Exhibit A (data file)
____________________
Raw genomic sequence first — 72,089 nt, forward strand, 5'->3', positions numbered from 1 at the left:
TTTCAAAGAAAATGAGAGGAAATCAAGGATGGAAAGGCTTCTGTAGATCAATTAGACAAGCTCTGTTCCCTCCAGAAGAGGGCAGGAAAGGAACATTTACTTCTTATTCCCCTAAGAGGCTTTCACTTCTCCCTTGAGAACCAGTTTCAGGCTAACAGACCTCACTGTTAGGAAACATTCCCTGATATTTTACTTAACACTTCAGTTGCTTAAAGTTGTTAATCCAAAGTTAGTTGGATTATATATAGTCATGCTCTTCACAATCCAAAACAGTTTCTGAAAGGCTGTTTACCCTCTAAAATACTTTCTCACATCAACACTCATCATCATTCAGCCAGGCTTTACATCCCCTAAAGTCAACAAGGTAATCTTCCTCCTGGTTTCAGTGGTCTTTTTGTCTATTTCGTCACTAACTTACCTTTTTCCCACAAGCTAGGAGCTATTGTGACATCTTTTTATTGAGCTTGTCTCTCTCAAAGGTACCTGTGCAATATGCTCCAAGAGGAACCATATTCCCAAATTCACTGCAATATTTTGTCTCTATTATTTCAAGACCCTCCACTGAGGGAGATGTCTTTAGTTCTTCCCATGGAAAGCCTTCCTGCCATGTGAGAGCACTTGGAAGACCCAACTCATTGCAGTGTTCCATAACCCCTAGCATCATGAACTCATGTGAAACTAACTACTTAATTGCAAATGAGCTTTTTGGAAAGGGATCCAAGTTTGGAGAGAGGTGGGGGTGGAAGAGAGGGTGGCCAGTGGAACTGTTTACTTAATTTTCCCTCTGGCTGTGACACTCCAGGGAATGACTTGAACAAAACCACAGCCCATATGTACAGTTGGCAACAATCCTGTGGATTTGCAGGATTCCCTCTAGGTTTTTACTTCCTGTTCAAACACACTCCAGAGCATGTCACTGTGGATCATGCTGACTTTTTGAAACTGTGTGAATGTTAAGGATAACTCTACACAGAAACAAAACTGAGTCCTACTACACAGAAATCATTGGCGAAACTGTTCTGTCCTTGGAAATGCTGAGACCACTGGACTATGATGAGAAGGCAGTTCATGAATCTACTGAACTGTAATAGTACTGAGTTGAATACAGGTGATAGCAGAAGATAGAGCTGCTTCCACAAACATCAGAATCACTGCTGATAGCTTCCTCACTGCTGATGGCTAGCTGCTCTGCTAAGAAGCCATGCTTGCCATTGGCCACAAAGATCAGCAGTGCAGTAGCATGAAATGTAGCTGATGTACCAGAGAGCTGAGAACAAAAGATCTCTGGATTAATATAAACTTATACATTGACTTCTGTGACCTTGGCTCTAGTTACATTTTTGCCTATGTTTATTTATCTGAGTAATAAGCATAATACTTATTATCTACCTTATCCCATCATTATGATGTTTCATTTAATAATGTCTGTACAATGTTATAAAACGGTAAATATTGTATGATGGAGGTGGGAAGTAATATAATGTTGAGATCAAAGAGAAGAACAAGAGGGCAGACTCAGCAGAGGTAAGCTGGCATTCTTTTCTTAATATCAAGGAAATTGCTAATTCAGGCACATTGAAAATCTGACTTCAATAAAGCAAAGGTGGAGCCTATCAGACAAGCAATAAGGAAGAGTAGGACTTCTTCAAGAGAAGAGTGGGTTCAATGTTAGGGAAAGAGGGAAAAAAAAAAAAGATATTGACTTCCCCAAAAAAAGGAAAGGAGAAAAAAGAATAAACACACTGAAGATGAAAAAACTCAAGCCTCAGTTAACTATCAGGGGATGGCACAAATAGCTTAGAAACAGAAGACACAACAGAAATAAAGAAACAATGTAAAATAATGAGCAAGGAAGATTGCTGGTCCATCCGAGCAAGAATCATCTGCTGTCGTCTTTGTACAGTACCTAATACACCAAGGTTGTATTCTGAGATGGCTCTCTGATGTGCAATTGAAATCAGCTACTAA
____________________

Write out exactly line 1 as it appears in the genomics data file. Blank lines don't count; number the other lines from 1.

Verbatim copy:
Raw genomic sequence first — 72,089 nt, forward strand, 5'->3', positions numbered from 1 at the left: